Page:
Apple previewed OS X 10.9 Mavericks at the June 2013 Worldwide Developer Conference (WWDC), and it appears to be a big step forward for OS X – perhaps the biggest since Apple made the transition from the “classic” Mac OS 9 to OS X 10.0 way back in March 2001.
OS X Mavericks had been expected to ship at the same time as the 2013 Mac Pro, but it arrived at the Mac App Store on 2013.10.22 with the Mac Pro delayed until December. Perhaps the biggest surprise is that Mavericks is free, and since it will run on any Mac that supports OS X 10.8 Mountain Lion, it has become a runaway success.
Oldest Supported Macs
- Mid 2007 15″ MacBook Pro
- Mid 2007 17″ MacBook Pro
- Mid 2007 iMacs
- Early 2008 Mac Pro
- Late 2008 Aluminum Unibody MacBook
- Late 2008 MacBook Air
- Early 2009 MacBook White
- Early 2009 Mac mini
- Early 2009 Xserve
- Mid 2009 13″ MacBook Pro
Warning: Mavericks was updated to version 10.9.2 in February 2014 to correct for the “goto fail” bug . See Apple and the ‘goto fail’ Bug for information on updating Mavericks.
Those who remember the move from the Classic Mac OS to Mac OS X remember how excruciatingly slow OS X seemed compared to the traditional Mac OS. Apple improved things over the years, but even today it can take a while for a Finder window to list hundreds of files within a folder.
OS X switched the Mac from “cooperative” (or not so cooperative, since any app could take over) multitasking to pre-emptive multitasking, and the Time Coalescing feature in Mavericks will take a huge step forward, optimizing CPU usage and reducing it by up to 72%, according to Apple, which will let MacBooks run longer and desktop Macs run cooler.
App Nap will put programs to sleep when they are not visible, although there will certainly be some apps able to run while out of sight.
OS X 10.9 will automatically compress the memory used by inactive apps, providing more system memory to active ones.
Apple is also adopting OpenCL 1.2 and OpenGL 4.1, which should improve display speed.
Multiple Screen Support
The menu bar and Dock can be accessed on secondary displays, and Apple TV can be used as an external display. Mission Control has been updated to switch between workspaces independently between multiple displays.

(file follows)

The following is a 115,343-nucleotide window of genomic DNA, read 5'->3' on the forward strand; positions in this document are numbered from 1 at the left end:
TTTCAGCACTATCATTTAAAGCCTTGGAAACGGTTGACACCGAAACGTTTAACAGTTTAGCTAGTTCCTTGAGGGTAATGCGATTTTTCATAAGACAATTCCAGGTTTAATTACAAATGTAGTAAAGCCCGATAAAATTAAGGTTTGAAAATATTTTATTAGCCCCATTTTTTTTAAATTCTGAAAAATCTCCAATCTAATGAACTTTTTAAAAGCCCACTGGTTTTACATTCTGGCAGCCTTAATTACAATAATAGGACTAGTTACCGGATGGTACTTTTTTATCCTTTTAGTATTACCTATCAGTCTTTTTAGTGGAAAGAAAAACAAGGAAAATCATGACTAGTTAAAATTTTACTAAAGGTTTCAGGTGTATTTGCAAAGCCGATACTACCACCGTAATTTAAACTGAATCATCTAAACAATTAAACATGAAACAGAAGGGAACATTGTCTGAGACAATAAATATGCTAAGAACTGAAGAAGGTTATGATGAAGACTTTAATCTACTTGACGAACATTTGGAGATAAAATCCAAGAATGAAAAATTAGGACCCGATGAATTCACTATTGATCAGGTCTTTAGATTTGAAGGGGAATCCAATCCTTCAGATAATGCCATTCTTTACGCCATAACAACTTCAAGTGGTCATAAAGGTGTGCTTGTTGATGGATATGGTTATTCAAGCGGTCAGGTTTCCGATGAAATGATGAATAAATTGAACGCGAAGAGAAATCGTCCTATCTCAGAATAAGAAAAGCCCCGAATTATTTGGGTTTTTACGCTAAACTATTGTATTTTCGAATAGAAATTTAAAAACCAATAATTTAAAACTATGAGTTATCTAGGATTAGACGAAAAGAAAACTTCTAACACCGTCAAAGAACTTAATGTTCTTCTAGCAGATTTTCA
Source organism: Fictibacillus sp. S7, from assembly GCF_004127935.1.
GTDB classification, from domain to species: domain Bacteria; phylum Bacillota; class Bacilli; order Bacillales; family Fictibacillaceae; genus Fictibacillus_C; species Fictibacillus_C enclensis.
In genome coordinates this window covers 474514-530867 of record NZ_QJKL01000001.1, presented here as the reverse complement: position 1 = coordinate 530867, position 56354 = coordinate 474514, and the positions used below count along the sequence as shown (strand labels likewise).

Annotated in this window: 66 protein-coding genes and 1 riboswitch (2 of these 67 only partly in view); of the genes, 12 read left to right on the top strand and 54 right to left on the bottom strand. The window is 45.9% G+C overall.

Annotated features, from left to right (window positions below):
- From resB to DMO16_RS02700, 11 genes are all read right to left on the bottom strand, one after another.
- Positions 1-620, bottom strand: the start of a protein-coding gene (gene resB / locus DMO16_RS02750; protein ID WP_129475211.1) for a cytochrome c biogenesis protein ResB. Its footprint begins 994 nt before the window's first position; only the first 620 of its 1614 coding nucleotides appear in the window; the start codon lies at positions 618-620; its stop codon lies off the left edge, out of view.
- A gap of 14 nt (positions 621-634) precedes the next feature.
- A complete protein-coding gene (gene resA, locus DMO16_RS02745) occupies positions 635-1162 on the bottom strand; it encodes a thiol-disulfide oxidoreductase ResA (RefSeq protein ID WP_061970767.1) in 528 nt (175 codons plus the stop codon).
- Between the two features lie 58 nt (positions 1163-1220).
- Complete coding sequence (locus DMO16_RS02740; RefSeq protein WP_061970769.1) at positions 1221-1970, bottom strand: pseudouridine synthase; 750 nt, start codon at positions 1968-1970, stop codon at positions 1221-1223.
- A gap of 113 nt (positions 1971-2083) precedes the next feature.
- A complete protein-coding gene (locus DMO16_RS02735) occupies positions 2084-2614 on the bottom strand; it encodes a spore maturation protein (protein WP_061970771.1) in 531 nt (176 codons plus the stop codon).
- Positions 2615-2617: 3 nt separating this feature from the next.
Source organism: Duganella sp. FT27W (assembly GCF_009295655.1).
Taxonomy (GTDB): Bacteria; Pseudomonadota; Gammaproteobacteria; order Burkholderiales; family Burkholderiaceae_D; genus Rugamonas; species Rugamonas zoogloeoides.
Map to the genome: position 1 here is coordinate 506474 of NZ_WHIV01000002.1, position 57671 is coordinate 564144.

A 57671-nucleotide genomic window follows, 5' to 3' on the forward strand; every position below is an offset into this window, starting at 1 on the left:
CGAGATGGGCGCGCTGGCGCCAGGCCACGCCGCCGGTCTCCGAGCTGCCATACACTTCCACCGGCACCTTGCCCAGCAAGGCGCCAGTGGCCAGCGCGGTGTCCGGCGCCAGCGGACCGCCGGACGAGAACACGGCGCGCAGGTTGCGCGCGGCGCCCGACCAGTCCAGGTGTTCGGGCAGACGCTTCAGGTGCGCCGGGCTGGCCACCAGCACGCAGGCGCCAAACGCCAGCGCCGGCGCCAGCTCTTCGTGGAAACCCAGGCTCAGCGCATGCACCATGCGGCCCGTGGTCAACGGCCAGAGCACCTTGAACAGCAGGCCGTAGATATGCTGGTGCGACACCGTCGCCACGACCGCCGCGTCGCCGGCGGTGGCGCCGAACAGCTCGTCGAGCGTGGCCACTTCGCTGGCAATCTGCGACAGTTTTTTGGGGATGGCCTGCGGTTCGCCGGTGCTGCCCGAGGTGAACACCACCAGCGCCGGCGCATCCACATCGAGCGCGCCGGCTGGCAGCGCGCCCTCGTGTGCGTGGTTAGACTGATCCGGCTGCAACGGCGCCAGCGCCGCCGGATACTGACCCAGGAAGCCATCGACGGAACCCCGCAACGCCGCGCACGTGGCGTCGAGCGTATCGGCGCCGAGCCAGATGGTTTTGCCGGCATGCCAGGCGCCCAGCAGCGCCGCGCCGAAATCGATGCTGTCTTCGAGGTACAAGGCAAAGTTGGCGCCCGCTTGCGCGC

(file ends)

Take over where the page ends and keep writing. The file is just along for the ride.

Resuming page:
This one has been a long time coming. The first tabbed browsers appeared in the late 1990s, my favorite Mail add-on (MailTabs) gives it a tabbed interface, and with OS X Mavericks, the Mac’s Finder will finally have it as well.
The Finder will also include a fullscreen mode and add document tags, which should be a lot more useful than the Label feature that has let you assign one of eight colors to apps, documents, and folders as far back as System 6.
Apps and Services
Over the past 15 years, the Web browser has become the most important application on any platform, and Safari gets some improvements with Mavericks. The Top Sites feature has been redesigned, and a new sidebar feature has been added, which can contain your bookmarks or links shared by others using Twitter and/or Linkedin, and Linkedin sharing has been added as well.
The new version of Safari also has Nitro Tiered JIT, Fast Start, and power-saving technologies to speed up the Web and make your MacBook last longer in the field.
The OS X Keychain, now known as iCloud Keychain, lets you sync IDs and passwords between your OS X 10.9 and iOS 7 devices. Everything is protected with 256-bit AES encryption, and the operating system will keep things in sync as you make changes.
Notification Center is being significantly updated for Mavericks, making it easier to respond to messages, FaceTime calls, and email. It can also display breaking news, sports scores, auction alerts, and more.
Calendar has a fresh new look and adds continuous scrolling, so in month view you can see a range of weeks that doesn’t have to match up to a calendar month. Nice! The Inspector has been updated as well.
New apps include iBooks, which syncs with your iOS devices, and Maps. And with maps, you can sync your route between your Mac and your iPhone and have voice navigation along the way.
Mavericks introduced networking via Thunderbolt, much as earlier Macs supported networking via FireWire. This appears as Thunderbolt Bridge in the Network system preference. On Macs with more than one Thunderbolt port, only one port can be used for the bridge – trial and error is necessary to figure out which port is supported. This can be significantly faster than Gigabit ethernet, which remains the fastest version of ethernet supported by Macs. (Gigabit ethernet first came to the Mac with the Sawtooth Power Mac G4 in August 2000.)
- Open Transport: Apple introduced Open Transport networking with System 7.5.2 and the Power Mac 9500 in May 1995, made it the Mac’s default networking system with Mac OS 7.6 in January 1997, officially deprecated it with the released of OS X 10.4 Tiger, and completely eliminated Open Transport from the Mac OS with the release of Mavericks.
Where OS X 10.7 Lion introduced a new user interface, one derived from iOS, and 10.8 Mountain Lion added the polish and finesse Lion didn’t quite have, 10.9 Mavericks takes OS X to a whole new level. Time Coalescing, App Nap, and on-the-fly memory compression will give it significantly improved performance and responsiveness, perhaps finally catching up to what the Classic Mac OS achieved with Mac OS 9.
Best of all, every Mac capable of running OS X 10.8 Mountain Lion will be compatible with Mavericks, and with a projected $19.99 price tag, there should be no reason for Lion and Mountain Lion users not to make the move.
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